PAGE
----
The question is often raised, about the recommended minimum concentration of Propylene Glycol which should be used in a solution of water. Hydratech recommend a minimum of 25-30% v/v which provides a freeze protection of below -10°C, but often the operator only require freeze protection to, for example, -2°C which would require significantly less Propylene Glycol by volume.
There are several reasons for the recommended minimum concentration;
1) Corrosion, Scale & Biological Control. Hydratech Propylene Glycol based heat transfer fluids are formulated to operate in both cooling and heating systems at a wide range of concentrations. To provide protection over a long period of time, the initial mixture must also have the right balance of corrosion, scale and biological inhibitors in order to maintain proper corrosion control at various concentrations. The inhibitors in CoolFlow NTP are formulated to give the best possible performance and fluid lifetime at Propylene Glycol levels between 25 and 60% v/v. Reducing the Propylene Glycol concentration below 25% reduces the inhibitor concentrations to a level that may not provide adequate corrosion, scale and biological protection for a system.
2) Increased pH buffering against acid degradation. Both Ethylene and Propylene Glycol break down on exposure to high temperatures. With a higher concentration of fluid, there is also a greater concentration of inhibitor present in the solution. The higher concentration of inhibitors provide increased pH buffering to counteract acidic by-products, that may be formed due to Propylene Glycol degradation.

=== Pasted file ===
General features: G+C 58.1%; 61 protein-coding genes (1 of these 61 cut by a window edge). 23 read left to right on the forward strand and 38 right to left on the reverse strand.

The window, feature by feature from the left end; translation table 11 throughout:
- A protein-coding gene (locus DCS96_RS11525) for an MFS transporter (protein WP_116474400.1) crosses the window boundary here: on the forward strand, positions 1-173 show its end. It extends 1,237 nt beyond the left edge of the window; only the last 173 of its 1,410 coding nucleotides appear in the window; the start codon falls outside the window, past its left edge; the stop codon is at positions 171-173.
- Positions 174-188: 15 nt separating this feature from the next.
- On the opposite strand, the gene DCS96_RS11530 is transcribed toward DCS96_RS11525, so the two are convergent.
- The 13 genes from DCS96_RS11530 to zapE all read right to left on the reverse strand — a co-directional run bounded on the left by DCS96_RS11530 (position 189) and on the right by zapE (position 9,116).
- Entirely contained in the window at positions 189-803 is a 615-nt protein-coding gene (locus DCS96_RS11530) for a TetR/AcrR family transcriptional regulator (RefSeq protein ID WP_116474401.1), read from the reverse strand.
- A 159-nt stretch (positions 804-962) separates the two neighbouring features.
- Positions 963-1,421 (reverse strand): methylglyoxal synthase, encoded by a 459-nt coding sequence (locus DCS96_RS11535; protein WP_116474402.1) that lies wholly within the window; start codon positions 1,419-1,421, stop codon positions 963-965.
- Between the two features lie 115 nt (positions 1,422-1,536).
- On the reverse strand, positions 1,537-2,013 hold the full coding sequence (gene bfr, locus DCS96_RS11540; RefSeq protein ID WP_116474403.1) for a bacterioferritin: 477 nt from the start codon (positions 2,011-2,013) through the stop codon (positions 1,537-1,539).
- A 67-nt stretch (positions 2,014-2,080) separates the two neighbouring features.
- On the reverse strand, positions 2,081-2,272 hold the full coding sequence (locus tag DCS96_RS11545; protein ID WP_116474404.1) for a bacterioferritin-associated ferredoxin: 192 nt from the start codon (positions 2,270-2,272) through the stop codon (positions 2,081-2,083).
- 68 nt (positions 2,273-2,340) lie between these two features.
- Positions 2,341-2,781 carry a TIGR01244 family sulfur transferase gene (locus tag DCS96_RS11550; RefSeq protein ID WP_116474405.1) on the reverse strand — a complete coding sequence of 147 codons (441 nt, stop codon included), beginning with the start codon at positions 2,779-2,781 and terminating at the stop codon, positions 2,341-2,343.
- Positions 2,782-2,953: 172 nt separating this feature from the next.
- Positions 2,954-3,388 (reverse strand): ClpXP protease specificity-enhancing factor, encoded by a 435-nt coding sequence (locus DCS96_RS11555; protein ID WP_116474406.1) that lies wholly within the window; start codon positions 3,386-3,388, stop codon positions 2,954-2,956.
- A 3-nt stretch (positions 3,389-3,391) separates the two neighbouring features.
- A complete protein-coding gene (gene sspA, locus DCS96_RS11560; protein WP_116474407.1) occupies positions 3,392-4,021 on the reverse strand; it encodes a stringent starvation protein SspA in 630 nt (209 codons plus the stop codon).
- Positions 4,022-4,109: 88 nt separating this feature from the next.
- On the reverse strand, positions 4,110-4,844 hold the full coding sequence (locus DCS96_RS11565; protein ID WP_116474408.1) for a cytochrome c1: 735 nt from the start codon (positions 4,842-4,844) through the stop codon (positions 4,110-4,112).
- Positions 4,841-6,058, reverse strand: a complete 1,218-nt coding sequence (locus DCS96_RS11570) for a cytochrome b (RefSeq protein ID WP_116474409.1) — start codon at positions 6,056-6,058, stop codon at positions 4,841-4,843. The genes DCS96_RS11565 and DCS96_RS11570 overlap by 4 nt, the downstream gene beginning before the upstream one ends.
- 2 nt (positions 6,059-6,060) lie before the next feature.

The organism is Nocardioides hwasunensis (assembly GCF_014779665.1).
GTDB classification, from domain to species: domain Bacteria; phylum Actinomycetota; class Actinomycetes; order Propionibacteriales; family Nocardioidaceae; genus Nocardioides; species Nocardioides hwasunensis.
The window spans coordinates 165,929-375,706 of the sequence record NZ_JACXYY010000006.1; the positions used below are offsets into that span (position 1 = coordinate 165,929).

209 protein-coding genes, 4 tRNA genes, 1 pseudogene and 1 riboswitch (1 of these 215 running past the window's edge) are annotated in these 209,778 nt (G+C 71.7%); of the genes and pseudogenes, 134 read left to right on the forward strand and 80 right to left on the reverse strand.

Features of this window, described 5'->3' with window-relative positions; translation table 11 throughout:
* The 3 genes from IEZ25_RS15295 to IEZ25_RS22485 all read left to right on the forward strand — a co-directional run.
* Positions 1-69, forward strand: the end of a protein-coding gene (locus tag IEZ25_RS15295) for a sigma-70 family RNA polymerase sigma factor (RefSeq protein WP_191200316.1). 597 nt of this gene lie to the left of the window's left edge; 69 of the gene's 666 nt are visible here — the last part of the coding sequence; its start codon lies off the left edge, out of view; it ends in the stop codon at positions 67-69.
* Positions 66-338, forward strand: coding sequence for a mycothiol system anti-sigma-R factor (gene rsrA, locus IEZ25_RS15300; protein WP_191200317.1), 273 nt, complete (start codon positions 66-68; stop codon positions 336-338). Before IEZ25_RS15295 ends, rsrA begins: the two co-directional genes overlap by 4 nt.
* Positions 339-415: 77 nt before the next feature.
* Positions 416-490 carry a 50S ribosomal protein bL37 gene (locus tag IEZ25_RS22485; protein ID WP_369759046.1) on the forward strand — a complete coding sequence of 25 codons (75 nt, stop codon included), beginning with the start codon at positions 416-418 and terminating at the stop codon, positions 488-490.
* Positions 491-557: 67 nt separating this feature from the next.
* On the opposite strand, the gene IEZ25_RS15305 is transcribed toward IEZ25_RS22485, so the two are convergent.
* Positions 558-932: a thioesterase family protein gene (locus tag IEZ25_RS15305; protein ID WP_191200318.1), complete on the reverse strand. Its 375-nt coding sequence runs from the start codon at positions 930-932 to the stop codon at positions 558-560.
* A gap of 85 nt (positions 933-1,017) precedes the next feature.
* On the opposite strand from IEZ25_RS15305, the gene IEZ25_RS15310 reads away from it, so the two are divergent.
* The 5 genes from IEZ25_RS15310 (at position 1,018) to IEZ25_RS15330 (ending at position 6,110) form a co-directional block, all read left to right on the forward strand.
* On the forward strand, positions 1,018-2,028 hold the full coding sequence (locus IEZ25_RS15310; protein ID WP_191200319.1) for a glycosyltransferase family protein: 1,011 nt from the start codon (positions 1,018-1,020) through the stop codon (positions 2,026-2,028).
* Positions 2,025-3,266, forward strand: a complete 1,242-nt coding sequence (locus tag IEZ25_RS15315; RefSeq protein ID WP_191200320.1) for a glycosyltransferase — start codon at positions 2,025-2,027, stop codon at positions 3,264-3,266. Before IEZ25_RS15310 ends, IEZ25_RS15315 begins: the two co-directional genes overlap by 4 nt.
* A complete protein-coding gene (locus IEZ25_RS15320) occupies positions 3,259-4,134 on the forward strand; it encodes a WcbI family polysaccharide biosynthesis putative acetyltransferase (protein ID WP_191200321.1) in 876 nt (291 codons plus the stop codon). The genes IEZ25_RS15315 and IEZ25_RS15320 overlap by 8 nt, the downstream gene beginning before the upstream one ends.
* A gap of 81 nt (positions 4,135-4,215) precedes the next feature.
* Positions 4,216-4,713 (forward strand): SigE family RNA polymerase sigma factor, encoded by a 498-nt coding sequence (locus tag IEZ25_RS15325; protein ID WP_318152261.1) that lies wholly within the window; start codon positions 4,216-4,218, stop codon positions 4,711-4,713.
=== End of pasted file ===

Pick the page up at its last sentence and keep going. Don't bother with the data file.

3) Biological integrity of the fluid. The third reason for using at least 25% Propylene Glycol in the system concerns the possibility of bacterial growth. With concentrations at or above 20%, both Ethylene and Propylene Glycol inhibit the growth and proliferation of most microbes and fungi. The reduced surface tension in the glycol solution interrupts the cell walls of the bacteria, resulting in an environment that will not support bacterial growth. At very low glycol concentrations, for example below 1%, both Ethylene and Propylene Glycol act as a nutrient for bacteria. At these concentrations, bacteria will biodegrade the Propylene Glycol causing rapid growth of bacterial contamination. At levels above 1 and below 20%, some bacteria can survive with limited growth, especially at moderate temperatures.